The Andean cat is said to be the rarest and least known of all cat species. It is about the size of a domestic cat but can appear larger because its long fur and tail. Its coat is striped and spotted and silvery-gray in color, and its underparts are paler in color. The fur is very fine, thick, and soft, and the tail is pale and marked with nine dark-brown bands. The ears are gray in color. Adults grow up to 24 inches long on average and reach a shoulder height of about 14 inches. The average body weight of adults is 12 lbs.
Andean cats are found high in the Andes Mountain range in South America. They have been spotted in Chile, Argentina, Peru, and Bolivia in rocky treeless terrain, where the conditions are very dry, windy, and cold. Very little is known about its social and reproductive behavior, but it is believed that the species is solitary. Diet may consist of small mammals such as chinchillas and viscachas, reptiles, and small birds.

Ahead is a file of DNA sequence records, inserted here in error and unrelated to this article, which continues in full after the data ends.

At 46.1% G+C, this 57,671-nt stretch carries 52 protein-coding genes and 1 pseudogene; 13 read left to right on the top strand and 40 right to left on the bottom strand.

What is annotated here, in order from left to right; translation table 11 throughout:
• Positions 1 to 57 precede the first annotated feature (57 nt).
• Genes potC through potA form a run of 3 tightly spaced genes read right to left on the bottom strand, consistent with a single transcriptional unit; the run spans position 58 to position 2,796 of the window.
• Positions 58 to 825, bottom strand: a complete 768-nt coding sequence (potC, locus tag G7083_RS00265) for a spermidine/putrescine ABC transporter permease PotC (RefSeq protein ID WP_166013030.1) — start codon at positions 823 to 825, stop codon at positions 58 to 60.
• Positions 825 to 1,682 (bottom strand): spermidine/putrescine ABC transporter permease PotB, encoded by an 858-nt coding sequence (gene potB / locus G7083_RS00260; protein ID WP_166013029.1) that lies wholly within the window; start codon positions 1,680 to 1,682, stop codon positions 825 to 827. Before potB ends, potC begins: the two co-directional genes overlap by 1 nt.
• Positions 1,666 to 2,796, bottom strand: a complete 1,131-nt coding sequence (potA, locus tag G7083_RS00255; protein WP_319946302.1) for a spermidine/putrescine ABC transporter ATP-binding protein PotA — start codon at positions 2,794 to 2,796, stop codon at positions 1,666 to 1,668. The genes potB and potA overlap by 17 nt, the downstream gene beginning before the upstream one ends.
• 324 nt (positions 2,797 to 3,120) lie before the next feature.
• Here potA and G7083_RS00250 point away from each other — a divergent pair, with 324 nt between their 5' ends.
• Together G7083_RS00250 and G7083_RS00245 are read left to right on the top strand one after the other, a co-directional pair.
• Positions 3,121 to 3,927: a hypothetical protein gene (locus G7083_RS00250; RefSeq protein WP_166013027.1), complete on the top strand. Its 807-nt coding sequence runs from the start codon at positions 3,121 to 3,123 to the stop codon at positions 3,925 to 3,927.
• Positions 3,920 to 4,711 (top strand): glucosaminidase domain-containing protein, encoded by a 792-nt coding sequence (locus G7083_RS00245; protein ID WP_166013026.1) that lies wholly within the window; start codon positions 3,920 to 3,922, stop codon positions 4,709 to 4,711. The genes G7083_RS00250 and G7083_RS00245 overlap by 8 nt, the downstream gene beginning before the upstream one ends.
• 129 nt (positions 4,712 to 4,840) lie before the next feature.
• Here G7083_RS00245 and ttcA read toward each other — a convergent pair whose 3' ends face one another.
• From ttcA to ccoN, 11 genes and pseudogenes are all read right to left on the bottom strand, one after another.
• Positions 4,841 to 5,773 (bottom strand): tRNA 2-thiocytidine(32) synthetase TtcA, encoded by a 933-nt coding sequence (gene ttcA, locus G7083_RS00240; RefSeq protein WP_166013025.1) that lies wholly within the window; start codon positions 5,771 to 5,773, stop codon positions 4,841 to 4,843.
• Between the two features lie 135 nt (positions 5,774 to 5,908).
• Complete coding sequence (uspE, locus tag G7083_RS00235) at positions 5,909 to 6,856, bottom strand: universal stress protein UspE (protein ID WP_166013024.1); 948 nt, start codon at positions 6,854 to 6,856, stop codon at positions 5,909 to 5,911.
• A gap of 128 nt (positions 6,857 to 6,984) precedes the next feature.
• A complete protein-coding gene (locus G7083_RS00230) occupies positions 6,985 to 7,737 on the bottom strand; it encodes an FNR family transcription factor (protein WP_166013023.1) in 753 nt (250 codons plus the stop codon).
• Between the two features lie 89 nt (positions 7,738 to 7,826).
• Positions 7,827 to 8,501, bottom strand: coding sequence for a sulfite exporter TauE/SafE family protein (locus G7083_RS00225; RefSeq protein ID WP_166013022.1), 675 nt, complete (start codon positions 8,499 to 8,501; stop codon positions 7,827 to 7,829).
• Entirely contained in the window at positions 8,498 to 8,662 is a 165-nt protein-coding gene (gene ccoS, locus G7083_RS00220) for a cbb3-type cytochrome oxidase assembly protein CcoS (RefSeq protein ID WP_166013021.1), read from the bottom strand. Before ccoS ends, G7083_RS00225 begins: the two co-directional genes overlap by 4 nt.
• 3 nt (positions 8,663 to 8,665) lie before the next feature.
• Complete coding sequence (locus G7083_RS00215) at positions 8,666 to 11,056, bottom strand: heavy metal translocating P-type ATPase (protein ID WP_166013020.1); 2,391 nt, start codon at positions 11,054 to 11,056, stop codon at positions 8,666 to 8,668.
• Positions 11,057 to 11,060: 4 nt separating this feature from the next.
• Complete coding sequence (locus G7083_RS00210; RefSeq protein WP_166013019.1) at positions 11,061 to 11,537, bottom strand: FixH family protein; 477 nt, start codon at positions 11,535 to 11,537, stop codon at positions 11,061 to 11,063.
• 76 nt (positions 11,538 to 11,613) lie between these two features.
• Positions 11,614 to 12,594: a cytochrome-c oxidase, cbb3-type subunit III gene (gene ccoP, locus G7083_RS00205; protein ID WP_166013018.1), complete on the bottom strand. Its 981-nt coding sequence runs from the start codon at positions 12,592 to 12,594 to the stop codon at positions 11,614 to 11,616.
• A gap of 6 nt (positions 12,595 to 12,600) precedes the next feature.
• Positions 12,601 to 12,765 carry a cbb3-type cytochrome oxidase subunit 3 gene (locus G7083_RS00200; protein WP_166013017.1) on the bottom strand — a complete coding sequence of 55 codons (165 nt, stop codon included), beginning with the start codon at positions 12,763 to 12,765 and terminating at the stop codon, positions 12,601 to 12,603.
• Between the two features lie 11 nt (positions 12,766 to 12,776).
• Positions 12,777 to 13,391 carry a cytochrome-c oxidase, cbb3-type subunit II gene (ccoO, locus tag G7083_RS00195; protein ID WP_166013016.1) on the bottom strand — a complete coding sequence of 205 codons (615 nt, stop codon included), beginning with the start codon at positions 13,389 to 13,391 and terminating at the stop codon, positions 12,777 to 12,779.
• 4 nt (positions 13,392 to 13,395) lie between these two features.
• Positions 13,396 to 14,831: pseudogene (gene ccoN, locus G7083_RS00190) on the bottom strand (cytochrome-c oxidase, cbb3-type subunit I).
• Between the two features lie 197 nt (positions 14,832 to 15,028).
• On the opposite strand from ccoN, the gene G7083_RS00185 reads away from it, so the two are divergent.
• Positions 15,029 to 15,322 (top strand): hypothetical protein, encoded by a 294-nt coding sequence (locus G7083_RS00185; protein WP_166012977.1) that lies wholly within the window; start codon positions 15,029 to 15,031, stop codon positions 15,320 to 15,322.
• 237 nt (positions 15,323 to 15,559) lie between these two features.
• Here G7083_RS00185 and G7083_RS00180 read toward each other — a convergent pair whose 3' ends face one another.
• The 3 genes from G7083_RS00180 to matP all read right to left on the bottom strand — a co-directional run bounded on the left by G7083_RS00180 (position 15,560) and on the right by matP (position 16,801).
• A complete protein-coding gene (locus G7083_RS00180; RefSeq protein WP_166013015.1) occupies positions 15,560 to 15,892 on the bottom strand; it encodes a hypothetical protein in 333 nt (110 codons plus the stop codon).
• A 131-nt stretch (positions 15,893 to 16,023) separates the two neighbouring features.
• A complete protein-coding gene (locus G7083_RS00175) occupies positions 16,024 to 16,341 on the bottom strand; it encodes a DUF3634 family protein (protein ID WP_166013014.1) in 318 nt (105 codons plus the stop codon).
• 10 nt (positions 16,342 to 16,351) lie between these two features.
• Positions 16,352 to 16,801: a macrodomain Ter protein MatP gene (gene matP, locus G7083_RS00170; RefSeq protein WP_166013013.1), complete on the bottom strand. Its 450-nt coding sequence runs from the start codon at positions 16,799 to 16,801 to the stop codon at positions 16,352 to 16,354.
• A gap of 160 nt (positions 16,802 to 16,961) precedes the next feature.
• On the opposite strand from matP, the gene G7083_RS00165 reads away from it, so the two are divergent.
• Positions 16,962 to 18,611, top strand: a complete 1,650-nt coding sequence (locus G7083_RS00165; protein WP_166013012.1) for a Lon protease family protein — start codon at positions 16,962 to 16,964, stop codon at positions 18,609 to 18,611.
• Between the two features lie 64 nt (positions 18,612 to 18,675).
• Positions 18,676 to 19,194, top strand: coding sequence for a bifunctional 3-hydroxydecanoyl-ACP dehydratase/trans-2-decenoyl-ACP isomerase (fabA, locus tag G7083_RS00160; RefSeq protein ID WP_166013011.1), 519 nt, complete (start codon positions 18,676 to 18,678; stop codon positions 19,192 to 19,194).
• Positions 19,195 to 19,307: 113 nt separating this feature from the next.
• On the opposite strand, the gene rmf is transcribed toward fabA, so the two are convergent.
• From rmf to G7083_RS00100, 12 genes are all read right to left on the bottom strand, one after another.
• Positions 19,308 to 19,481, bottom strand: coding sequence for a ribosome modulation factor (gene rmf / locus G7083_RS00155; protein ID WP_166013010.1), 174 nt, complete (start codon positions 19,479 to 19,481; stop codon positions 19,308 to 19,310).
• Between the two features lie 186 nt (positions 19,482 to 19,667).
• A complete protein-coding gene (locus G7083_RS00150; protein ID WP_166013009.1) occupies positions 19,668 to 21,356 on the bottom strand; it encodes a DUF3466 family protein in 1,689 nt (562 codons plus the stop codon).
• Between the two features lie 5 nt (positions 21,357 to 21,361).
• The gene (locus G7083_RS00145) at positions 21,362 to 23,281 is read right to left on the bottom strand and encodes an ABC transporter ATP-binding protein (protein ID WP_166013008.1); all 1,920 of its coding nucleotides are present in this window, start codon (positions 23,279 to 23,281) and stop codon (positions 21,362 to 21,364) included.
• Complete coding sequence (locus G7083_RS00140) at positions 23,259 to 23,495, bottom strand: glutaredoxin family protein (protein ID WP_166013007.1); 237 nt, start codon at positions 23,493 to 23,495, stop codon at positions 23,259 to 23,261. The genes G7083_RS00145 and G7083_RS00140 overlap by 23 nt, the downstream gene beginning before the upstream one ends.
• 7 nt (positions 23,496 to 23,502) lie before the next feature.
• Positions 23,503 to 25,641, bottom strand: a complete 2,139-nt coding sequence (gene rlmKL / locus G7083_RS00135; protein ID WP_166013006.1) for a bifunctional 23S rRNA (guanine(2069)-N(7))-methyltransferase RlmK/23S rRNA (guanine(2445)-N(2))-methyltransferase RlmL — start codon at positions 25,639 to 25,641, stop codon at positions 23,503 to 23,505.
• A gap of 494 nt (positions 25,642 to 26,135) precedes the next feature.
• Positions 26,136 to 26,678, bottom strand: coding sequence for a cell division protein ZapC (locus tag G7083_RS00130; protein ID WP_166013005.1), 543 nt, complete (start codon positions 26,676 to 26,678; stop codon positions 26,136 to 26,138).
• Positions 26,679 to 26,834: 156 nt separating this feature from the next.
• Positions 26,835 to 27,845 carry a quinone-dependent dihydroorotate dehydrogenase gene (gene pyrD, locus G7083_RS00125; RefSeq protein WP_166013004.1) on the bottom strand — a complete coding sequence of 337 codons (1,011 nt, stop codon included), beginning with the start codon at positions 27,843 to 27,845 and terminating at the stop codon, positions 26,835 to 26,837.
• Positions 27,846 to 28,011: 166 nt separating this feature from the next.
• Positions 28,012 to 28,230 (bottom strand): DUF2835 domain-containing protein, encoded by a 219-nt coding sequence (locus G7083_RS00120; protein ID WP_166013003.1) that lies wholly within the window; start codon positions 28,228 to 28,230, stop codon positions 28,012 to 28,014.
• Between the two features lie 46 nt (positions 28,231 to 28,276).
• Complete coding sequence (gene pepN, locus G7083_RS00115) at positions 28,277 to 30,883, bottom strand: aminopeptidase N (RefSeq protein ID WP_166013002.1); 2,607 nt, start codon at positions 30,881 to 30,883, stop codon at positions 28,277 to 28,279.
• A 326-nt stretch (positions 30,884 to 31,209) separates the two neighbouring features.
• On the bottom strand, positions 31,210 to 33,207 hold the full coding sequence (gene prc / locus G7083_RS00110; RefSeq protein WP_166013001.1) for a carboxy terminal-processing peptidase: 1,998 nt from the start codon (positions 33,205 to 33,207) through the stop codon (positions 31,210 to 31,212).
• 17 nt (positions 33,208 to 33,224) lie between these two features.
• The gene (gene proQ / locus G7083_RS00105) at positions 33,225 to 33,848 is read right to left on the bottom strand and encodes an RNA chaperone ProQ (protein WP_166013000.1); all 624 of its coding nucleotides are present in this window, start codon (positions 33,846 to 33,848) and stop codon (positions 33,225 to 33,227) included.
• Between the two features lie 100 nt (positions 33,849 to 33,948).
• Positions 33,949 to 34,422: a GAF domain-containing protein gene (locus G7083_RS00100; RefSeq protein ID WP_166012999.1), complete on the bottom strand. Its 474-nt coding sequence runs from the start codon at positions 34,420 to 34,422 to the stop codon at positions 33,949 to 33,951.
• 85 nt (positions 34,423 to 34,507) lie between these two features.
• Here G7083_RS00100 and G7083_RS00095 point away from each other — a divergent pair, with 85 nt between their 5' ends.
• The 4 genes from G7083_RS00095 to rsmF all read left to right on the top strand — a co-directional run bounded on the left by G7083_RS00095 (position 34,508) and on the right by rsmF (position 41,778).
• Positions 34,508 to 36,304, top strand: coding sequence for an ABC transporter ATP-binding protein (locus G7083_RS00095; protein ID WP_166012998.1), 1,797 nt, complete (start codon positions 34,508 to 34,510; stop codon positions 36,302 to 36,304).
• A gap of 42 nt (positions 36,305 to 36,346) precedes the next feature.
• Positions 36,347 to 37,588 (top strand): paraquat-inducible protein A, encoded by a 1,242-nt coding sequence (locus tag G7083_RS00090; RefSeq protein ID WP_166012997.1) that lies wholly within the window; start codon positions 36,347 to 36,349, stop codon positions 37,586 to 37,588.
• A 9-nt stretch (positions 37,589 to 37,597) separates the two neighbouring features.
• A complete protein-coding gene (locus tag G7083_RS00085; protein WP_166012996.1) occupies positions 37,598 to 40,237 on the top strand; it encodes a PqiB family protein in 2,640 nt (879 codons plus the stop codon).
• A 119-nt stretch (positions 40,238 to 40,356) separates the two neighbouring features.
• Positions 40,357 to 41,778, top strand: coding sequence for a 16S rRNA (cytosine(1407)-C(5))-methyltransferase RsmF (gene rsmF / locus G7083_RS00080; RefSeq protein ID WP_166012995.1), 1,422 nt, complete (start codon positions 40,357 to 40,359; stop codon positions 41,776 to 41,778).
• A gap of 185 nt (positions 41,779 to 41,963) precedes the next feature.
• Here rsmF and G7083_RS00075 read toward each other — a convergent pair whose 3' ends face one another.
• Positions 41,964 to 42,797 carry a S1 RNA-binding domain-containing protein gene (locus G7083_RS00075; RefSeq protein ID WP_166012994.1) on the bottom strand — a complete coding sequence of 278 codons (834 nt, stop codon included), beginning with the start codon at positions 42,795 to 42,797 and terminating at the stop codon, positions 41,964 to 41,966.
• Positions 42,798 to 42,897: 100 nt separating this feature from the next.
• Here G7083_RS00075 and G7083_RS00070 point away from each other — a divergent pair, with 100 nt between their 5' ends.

Very few Andean cats have been observed in the wild and none are found in captivity. The current population status is unknown. Threats to the species may include poaching by locals, and some cats are killed in Chile and Bolivia because of local superstitions. Currently, the species is being studied by the Andean Cat Alliance and Conservation International with the use of radio-telemetry.
To Cite This Page:
Glenn, C. R. 2006. "Earth's Endangered Creatures - Andean Cat Facts" (Online).
Accessed 3/30/2020 at http://earthsendangered.com/profile.asp?sp=57&ID=11.
Need more Andean Cat facts?
Eight Species Declared Extinct But May Still be Out There
1. Tasmanian Devil The Tasmanian devil is endemic to Australia. Although this species is called tiger (named for its stripes) and wolf (due to its canid-like appearance), it is not a member of the cat or wolf family. It is a member of the marsupial family. Other members of this family include kangaroos and koala bears.
The last known Tasmanian tiger died in a zoo in Hobart, Tasmania in 1936, but there have been hundreds of unconfirmed sightings, and a reserve has been set up in Southwestern Tasmania in the hopes that possible surviving individuals can have adequate habitat.